Special “Eye” to Watch
June Mattingly // contributing art writer

What’s going on downtown in Deep Ellum
and close to Fair Park gallery-wise these days?

We contemporary art addicts visit in Deep Ellum: Barry Whistler, Public Trust, the new Kirk Hopper
Gallery on Commerce/Canton, and alternative spaces 500X and Centraltrak on Exposition.
Twice-yearly open houses occur in copious, commodious studio loft buildings like Continental
Lofts on Elm for mostly unrepresented artists.

More recently, there is a movement to alternate art spaces close to downtown and
this week we take  a peek into two current shows  Jenny Vogel at  
The Reading Room
and robert mateo diago at Steven Paul Productions..
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The Reading Room on Parry Avenue diagonally across from the Music Hall, although tiny
in square footage and the physical size of its inspiration and arranger Karen Weiner its
presentations are big, big, and even bigger! In this private although open to the public,
personalized gallery every month each show is accompanied by a talk, literary program,
performance, book signing or the like.

Jenny Vogel’s show “Dead Men Are Heavier than Broken Hearts” in April was worth the
excursion. Jenny is an assistant professor in the New Media College at the University of
North Texas.
robert mateo diago - Junk Drawers -   Seahorse - Doll - plant
“Paper Doll Head” reads …collected doll parts, arms, legs, limbless torsos, heads.
what of this head with its brown eyes and scuffed up face? does it remind me of
myself, my inner wounded child? a retro americana look. it is plastic. there’s
nothing inside that head. a simple suggestion of the idyllic childhood i longed for…
The underlying theme in Jenny’s powerful images draws from representations of disasters
and human suffering expressed using photography, live-streaming web movies, video,
drawing and printmaking.  She stresses the futility of attempts to predict and prevent the
worst of our fears through technological developments by transforming Black Box
recordings of plane crashes, earthquakes and military maps of battles into imposing
abstractions intended to be at once “beautiful and terrifying.”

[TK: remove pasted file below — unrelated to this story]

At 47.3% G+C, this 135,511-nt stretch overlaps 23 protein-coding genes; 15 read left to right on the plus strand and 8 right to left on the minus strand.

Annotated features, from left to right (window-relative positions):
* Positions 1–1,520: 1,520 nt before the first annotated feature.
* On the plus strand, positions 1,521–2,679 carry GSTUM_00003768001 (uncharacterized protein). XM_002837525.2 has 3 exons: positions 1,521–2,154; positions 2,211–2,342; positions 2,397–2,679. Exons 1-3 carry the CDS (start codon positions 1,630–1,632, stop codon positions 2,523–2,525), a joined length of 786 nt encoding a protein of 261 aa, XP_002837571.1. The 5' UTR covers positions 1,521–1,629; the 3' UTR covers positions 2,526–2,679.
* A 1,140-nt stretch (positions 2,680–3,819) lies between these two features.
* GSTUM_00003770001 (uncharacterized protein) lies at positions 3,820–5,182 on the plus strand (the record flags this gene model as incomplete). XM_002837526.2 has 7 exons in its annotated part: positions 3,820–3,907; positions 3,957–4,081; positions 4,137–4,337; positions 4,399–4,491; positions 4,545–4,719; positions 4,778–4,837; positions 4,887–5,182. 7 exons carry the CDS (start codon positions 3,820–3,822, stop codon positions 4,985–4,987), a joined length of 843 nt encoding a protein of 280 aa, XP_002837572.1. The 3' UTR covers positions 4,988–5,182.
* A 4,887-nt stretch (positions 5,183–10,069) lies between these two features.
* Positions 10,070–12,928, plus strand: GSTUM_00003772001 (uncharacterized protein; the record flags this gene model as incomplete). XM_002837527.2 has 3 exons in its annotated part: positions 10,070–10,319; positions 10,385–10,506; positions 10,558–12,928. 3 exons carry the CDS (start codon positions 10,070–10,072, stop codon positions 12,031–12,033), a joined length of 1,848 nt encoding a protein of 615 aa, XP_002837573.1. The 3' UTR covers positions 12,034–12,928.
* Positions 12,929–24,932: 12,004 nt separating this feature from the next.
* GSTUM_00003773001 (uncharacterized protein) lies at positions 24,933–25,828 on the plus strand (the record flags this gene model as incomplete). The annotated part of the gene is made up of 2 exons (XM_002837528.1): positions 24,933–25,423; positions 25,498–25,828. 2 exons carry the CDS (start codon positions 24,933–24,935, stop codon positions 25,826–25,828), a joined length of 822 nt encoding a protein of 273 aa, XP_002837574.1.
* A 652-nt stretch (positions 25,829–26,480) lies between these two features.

An image of a meteor floating on a large abstract background uses roofing tar applied
with a spatula to create a rough and textured surface makes “direct references to
geological matter, rather than depicting it. The weight of the meteor is further underlined
by the fragility of the laser print paper surface.” “I’d rather be a lightning rod” represents
the seismographic record of the 1906 San Francisco earthquake that leveled the city,
etched into glass. Each curve in the line directly corresponds to each terrible shake of
the earth, the fragility of the glass stands in direct conflict with the severity of the event,
while the etching process mimics the physical destruction the city endured.
Next is the Carson Warehouse Building - Steve Paul Productions occupies this renovated
building at 2814 Main, a mixed-use space housing this full-service media production
company in back and a gallery in front. Steve, an award-winning audio and video
engineer shows his passion for photography, music, sound and art in this his third
office and recording studio. His developed, dedicated client base crowded this
longitudinal location opening night for robert mateo diago’s show (he prefers
his name and the text in his work written in lower case) whose first Dallas solo
exhibit “junk drawer©” officially closes May 30 - with an artist talked
scheduled for June 1st.
Born in Puerto Rico, raised in the north east, Robert has lived in Dallas over 15 years; he
recently turned himself to fine art as full-time endeavor, but by high school he knew
he’d pursue art as a career. He received a degree from the Art Institute of Fort Lauderdale.
Robert has participated in these members’ shows: Arthouse Five x Seven in Austin, Dallas
and Houston, 500X – the annual open, the Texas Visual Arts Association’s Citation, and
the Visual Arts Coalition of Dallas.
no more junk
His graphic design background, identification as a love addict and spiritual nature
are all apparent in his work. Within the gallery space, one long uninterrupted white
wall exhibits perfectly the 28 photographs in his Photos/Written Word series. At first
glance the 16 x 16 simply clip-framed black and white photographs look rather like
beautifully executed graphite drawings. The handwritten and always intimate prose
leads us in this direction too. Keeping it personal, there is only 1 of 1original of each print.

In what might sound like an odd match this photography display is combined with a
series of 13 assemblages in old tattered drawers. Of course it’s the now familiar objects
you’ve seen and fragments of the prose you’ve read that tie the pieces and overall
exhibit together.